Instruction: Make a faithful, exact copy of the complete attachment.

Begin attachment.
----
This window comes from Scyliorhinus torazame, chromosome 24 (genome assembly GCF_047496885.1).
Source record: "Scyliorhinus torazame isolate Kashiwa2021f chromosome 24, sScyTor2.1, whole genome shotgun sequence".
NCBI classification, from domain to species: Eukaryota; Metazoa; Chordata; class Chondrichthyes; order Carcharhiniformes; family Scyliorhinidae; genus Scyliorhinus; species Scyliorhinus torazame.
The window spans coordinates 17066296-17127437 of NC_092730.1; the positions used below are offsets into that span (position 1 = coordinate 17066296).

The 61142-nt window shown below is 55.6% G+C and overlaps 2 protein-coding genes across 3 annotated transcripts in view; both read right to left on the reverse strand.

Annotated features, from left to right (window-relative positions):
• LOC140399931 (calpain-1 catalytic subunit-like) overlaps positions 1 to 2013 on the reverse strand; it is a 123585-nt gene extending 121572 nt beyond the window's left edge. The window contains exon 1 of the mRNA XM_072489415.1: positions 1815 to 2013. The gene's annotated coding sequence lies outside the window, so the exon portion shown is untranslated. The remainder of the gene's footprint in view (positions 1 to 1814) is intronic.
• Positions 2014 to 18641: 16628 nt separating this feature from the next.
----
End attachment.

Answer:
This window comes from Scyliorhinus torazame, chromosome 24 (genome assembly GCF_047496885.1).
Source record: "Scyliorhinus torazame isolate Kashiwa2021f chromosome 24, sScyTor2.1, whole genome shotgun sequence".
NCBI classification, from domain to species: Eukaryota; Metazoa; Chordata; class Chondrichthyes; order Carcharhiniformes; family Scyliorhinidae; genus Scyliorhinus; species Scyliorhinus torazame.
The window spans coordinates 17066296-17127437 of NC_092730.1; the positions used below are offsets into that span (position 1 = coordinate 17066296).

The 61142-nt window shown below is 55.6% G+C and overlaps 2 protein-coding genes across 3 annotated transcripts in view; both read right to left on the reverse strand.

Annotated features, from left to right (window-relative positions):
• LOC140399931 (calpain-1 catalytic subunit-like) overlaps positions 1 to 2013 on the reverse strand; it is a 123585-nt gene extending 121572 nt beyond the window's left edge. The window contains exon 1 of the mRNA XM_072489415.1: positions 1815 to 2013. The gene's annotated coding sequence lies outside the window, so the exon portion shown is untranslated. The remainder of the gene's footprint in view (positions 1 to 1814) is intronic.
• Positions 2014 to 18641: 16628 nt separating this feature from the next.